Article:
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by Heather AugustynBehind Jamaica's musical reverberation lies the unlikely story of a boarding school run by Roman Catholic nuns and a brass band that helped shape some of the world’s most beloved musical forms. Under a strict disciplinarian regime, 'wayward 'boys,' many orphaned or from deeply troubled backgrounds and hailing from some of the toughest streets in the world, went on to become the backbone of Jamaican jazz, ska, rocksteady, reggae, dancehall, and dub. Alpha Boys School: Cradle Of Jamaican Music tak... more
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by Mike CarpenterLas Vegas really is unique in so many ways. One of them is that its history is equally short and intense and can be told through the birth and demise of the resorts that dot the Strip, the rise and fall of its industry titans. The casino industry, that is. Following this common thread, we'll get to know the vast majority of casino hotels built along Las Vegas Boulevard South, the most celebrated and most visited stretch of asphalt on Earth, starting in 1941 with the El Rancho Vegas. Great emphas... more
by John WhelanThrough the personal stories of military veterans, this book describes the effects of military conditioning on the mental health of soldiers and veterans. The stories, personal and sometimes disturbing to read, are based on the author's experiences as a veteran and as a military trauma psychologist over the past 25 years. A central theme of the book is presents a challenge to the medicalized understanding of military trauma. Instead, readers are asked to consider alternative ways of viewing vete... more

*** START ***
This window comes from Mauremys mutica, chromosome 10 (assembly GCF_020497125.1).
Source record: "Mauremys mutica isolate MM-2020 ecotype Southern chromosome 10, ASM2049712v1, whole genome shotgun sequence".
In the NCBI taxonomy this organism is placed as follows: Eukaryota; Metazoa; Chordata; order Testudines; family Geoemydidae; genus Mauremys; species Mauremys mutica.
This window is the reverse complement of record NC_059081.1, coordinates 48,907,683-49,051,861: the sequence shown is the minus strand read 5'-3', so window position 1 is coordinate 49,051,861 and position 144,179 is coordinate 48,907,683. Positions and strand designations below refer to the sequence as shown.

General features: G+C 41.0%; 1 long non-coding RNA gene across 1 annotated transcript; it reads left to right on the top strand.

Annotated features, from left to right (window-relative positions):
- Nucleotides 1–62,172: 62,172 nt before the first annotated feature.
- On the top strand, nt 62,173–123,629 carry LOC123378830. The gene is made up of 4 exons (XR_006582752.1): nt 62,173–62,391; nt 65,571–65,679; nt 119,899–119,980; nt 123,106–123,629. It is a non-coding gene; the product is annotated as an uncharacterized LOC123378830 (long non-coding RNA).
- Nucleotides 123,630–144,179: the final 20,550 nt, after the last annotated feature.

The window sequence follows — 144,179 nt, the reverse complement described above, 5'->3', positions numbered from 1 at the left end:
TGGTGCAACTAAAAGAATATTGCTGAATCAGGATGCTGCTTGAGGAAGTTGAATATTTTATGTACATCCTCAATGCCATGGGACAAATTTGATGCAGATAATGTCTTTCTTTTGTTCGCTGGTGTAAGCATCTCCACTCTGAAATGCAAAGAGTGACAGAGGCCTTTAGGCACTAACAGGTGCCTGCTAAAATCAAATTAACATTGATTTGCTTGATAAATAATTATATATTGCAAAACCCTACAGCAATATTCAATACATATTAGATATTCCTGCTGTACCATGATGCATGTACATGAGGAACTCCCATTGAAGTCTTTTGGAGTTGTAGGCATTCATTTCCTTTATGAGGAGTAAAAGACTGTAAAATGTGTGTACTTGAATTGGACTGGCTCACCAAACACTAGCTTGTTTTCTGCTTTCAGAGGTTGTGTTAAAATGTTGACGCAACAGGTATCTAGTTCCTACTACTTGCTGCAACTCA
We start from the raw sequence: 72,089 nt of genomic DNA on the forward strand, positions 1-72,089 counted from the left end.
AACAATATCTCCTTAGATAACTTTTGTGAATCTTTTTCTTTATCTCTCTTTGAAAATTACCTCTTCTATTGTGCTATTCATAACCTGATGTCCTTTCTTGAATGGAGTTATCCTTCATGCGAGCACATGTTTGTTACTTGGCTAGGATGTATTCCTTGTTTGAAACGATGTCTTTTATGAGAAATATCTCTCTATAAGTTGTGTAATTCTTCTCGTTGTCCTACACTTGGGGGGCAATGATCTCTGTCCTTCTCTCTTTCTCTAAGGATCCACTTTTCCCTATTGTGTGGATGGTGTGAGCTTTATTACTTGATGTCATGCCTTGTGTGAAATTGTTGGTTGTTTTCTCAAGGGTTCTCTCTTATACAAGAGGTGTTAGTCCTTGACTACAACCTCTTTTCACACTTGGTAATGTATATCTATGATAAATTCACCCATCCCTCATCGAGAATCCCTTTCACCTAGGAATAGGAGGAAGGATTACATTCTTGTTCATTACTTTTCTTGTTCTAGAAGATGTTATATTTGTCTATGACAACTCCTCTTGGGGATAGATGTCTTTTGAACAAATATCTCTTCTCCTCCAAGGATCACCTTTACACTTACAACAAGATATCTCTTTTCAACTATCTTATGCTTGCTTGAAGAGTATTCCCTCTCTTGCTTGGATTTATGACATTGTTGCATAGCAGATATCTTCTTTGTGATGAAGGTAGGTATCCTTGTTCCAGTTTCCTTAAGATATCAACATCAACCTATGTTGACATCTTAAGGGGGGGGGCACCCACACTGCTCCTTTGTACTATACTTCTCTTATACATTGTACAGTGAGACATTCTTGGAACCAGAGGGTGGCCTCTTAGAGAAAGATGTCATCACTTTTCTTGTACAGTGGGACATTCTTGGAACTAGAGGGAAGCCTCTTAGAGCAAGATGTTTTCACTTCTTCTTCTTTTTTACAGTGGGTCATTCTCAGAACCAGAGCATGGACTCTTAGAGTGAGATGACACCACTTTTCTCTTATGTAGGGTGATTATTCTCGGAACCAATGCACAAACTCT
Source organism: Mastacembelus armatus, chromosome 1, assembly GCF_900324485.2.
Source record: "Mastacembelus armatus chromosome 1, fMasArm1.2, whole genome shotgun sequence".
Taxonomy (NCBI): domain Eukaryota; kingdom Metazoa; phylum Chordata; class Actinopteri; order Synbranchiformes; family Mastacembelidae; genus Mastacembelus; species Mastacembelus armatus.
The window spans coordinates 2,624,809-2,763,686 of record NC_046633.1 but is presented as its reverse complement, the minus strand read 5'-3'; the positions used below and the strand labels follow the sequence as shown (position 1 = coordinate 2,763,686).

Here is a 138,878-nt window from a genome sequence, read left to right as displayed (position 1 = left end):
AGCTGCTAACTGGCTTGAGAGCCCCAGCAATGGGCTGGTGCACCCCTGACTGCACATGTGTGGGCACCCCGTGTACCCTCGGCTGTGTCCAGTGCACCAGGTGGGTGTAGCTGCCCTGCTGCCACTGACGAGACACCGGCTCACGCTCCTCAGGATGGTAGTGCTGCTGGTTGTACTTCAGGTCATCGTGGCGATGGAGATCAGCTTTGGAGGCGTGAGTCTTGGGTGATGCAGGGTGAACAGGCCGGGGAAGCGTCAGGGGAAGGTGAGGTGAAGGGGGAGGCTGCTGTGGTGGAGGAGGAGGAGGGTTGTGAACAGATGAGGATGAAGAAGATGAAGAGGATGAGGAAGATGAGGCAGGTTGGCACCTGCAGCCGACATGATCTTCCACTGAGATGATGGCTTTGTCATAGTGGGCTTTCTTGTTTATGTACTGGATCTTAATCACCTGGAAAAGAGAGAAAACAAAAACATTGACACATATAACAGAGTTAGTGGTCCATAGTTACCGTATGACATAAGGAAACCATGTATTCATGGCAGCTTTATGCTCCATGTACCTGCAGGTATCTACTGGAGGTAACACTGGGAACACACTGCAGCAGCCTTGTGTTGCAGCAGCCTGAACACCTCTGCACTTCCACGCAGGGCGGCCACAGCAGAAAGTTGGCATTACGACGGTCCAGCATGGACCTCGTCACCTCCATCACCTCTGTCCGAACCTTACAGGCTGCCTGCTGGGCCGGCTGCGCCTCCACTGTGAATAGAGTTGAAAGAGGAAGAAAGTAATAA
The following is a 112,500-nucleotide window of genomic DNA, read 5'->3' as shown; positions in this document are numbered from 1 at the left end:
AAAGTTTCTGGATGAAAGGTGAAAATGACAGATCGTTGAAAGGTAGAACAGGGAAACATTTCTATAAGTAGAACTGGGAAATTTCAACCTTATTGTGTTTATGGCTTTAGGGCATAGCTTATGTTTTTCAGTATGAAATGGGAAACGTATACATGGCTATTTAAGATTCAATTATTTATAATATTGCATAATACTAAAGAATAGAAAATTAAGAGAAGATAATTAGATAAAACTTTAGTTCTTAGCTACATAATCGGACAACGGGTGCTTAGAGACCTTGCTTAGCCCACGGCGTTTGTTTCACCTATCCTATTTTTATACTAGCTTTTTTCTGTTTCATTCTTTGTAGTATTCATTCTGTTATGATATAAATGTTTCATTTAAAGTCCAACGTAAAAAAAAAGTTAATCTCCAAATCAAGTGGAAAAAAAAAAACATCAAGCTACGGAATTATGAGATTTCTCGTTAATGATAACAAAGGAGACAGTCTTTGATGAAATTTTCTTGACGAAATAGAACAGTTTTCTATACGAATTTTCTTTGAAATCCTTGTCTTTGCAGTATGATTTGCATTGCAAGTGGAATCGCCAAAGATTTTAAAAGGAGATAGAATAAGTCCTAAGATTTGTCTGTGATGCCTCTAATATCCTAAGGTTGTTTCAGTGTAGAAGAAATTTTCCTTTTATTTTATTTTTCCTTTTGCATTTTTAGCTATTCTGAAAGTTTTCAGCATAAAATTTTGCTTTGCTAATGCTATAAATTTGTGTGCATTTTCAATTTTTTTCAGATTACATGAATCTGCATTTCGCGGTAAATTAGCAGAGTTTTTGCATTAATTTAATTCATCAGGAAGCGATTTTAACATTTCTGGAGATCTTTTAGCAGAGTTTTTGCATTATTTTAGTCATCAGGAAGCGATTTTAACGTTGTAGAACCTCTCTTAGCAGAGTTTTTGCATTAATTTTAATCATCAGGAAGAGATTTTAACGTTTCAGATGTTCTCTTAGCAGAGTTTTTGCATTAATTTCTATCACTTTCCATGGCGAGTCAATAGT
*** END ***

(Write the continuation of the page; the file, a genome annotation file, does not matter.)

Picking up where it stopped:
by Ivor George WilliamsCaptain Ronald Campbell served in the British military in the first half of the nineteenth century, and his life and service speak to the hardships of army life around the world and in Sydney and New South Wales in those bygone days. In Captain Ronald Campbell of Bombala Station, Cambalong, author Ivor George Williams shares his research into Captain Campbell?s life and the history of the regiments in which he served. Ivor traces Captain Campbell?s influence on the Bombala district, and he offer... more
by Patricia Earnest SuterFrankenstein was first conceived by Shelley in 1816. Her monster was an embodiment of abandonment and loneliness, feelings Shelley shared. In despair, the creature resorted to violence. Fifty years after Frankenstein's conception, Anton Probst adopted characteristics of Shelley's monstrous creation. He became Philadelphia's first mass-murderer when he slaughtered members of the Christopher Dearing family.
by Dennis Whitehead
Love and Sacrifice tells the stories of the Reed family as they traveled across the country and around the world through the first half of the 20th century in military service. The book culminates in the combat deaths of the father and a son on the World War II battlefields of Europe.
Their stories are told through letters among family members, personal diaries, and the vivid recollections of wife and mother, Mildred Reed. The book is illustrated with more than 300 images interwoven int... more